A few weeks ago I finished David S. Reynolds' biography of one of the oddest figures of American history, John Brown. I am by no means an expert on John Brown, so I'm probably not qualified to make a substantive judgment of the book. I will say this, however, it is engagingly written for the most part, and seems to reflect a wealth of background knowledge on the subject. However, my biggest criticism is that it is not as well referenced as it should be. Reynolds uses endnotes, not footnotes, which makes is hard to see the source for a particular fact or assertion. Even worse, some facts are not referenced at all, leaving the reader to wonder if they are mere conjecture or if the author simply forget to source them. Despite this flaw, the book is well-written and paints a vivid (albeit perhaps a little too positive) picture of its subject.
One of the book's major contributions is the picture it paints of violence in ante-bellum frontier America and the South. I mentioned this in an older post. When we decry contemporary acts of savagery, we hardly remember bleeding Kansas.
With a name as common-sounding as Joe Smith, John Brown is a bundle of paradox and contradiction. On the one hand, he was religious in the extreme. A strict calvinist of the strictest conservative puritan mold, he refused to receive guests on the Sabbath. On the other hand, he was extremely progressive in his attitudes on race. Brown claimed that he did nothing more than take the Bible seriously, but in a time when even abolitionists believed as a matter of scientific fact in white supremacy, Brown believed in absolute equality. Despite his conservative religious attitudes, he was not exclusionary. His closest followers and confidants included religious men as well as atheists. He did not question their beliefs, only their commitment to kill slavery. He refused to entertain guests on the Sabbath, but his most violent campaigns took place on Sunday.
Understanding religion is key to understanding John Brown. Perhaps it is impossible to comprehend a man who felt called of God if one has not had spiritual experiences oneself. Unlike most other abolitionists, Brown felt that abolition was a heavenly mandate, not just a social good. This is probably the source of his urgency. He hated complacent abolitionists who did nothing but talk almost as much as he hated slaveholders. But faith can be dangerous as well. With a heavenly mandate, Brown felt that any means were justified to end slavery. Killingunarmed men and boys in the middle of night and hacking off their limbs was no crime to Brown. Dostoyevsky's Ivan Karamazov said that if there is no God, then everything is permitted. John Brown seems to suggest the opposite: that with God, (to paraphrase Gabriel) nothing is impossible, even murder is justified by those who believe that it is the will of God. I don't think that a belief in God itself leads one to commit violence, but people use their belief to justify the worst atrocities. Perhaps one of the lessons of John Brown is that faith is a two-edged sword.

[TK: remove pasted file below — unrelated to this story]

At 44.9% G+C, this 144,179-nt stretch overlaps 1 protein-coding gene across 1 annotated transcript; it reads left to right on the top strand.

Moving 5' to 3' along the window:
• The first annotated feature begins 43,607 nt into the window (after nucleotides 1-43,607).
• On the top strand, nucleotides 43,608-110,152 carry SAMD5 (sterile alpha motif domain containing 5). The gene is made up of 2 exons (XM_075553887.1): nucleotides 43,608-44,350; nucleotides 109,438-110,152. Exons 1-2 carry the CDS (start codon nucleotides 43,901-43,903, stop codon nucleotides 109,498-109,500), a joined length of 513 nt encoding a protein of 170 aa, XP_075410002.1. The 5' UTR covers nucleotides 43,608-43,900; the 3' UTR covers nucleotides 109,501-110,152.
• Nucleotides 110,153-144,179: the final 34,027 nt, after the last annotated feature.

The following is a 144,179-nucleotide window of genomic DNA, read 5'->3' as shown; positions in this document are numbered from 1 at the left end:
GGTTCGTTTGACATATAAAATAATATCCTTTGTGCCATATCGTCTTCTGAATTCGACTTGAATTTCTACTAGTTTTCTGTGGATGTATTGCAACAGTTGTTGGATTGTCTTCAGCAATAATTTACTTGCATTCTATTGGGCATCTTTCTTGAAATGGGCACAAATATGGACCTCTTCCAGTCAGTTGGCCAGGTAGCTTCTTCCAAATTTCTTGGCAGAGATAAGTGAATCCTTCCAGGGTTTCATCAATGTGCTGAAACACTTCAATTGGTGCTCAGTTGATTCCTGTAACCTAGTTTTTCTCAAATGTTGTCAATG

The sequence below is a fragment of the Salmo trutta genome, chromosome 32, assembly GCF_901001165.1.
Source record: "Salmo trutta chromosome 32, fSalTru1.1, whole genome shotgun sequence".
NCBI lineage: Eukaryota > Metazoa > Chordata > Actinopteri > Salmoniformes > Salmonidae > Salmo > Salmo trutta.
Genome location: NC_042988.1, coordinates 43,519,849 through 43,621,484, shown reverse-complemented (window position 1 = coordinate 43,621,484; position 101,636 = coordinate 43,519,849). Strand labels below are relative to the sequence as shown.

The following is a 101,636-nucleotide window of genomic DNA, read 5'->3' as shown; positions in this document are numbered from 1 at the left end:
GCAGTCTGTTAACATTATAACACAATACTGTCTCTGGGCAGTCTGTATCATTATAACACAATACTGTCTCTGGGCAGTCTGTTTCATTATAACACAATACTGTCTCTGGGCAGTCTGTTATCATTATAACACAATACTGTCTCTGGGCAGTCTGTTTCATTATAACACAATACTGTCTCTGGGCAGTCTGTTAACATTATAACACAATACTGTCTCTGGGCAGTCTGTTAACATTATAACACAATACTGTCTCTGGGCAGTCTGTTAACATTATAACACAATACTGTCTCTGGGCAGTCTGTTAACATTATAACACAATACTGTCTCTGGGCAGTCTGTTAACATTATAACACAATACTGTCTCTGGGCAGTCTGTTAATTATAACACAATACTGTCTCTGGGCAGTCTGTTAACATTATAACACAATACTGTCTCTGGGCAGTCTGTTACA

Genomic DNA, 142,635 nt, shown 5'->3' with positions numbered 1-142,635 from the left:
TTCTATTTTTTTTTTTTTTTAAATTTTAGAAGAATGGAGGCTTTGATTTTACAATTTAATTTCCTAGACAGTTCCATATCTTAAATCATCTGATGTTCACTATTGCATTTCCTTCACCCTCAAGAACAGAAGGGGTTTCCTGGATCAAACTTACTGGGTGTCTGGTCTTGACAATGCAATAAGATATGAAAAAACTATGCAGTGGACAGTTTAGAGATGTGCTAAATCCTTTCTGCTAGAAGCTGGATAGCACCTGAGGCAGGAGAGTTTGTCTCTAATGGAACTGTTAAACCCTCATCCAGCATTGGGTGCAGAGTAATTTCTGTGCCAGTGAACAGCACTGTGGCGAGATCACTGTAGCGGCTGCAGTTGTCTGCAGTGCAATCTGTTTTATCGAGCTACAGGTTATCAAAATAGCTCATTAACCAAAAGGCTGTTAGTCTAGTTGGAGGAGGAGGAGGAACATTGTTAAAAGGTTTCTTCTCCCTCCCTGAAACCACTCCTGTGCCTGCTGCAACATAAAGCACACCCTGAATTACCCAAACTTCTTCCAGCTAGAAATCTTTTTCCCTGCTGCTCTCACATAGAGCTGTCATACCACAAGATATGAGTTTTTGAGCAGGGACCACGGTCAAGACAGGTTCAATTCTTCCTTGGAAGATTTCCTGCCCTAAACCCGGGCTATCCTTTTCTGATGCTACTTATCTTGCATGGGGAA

But even so, John Brown shouldn't be dismissed as nothing more than a violent fanatic. In many ways, he was the first to take seriously what has become enshrined as the creed of our nation, that legal distinctions based on race are anathema to our national goodness. And he was the first to actually expect that this country would live up to the challenge. In fact, Brown was unique among abolitionists because he believed that the constitution was good. Most abolitionists, turned off by the 3/5 compromise and the guarantee that the slave trade would continue, called the constitution a "covenant with Hell." Brown on the other hand, believed that the constiution was essentially good, and that these flaws should be excised through the amendment process.
I grew up thinking that John Brown was insane to think that his small band of abolitionists could end slavery with an attack on Harper's Ferry. In reality, this is a vast oversimplification of his plan. His plan was not to kill slavery with one blow, but to strike at Harper's Ferry, commandeer the U.S. arsenal there, and flee into the Appalachians where he and his men would at random times conduct night-time raids, freeing slaves and bringing them back to their mountain hideout. Eventually, their small military camp would become a substantial racially integrated community. As this community grew larger, terrorized southerners would see the inevitable end of slavery and would give in to political pressure to end the "peculiar institution." What's more, Brown had historical precedent in Haiti to believe that such a plan would work.
Reynolds' denoument is too literary and too long. After telling an engaging story of Brown's life and death, Reynolds then engages in a survey of literature and popular songs that mention Brown, and attempts to draw a conclusion from all this. While this activity yields some interesting insights and historical trivia, it drags. Despite this, it is a good book. If only for the presentation of ante-bellum American violence, this book is worth reading.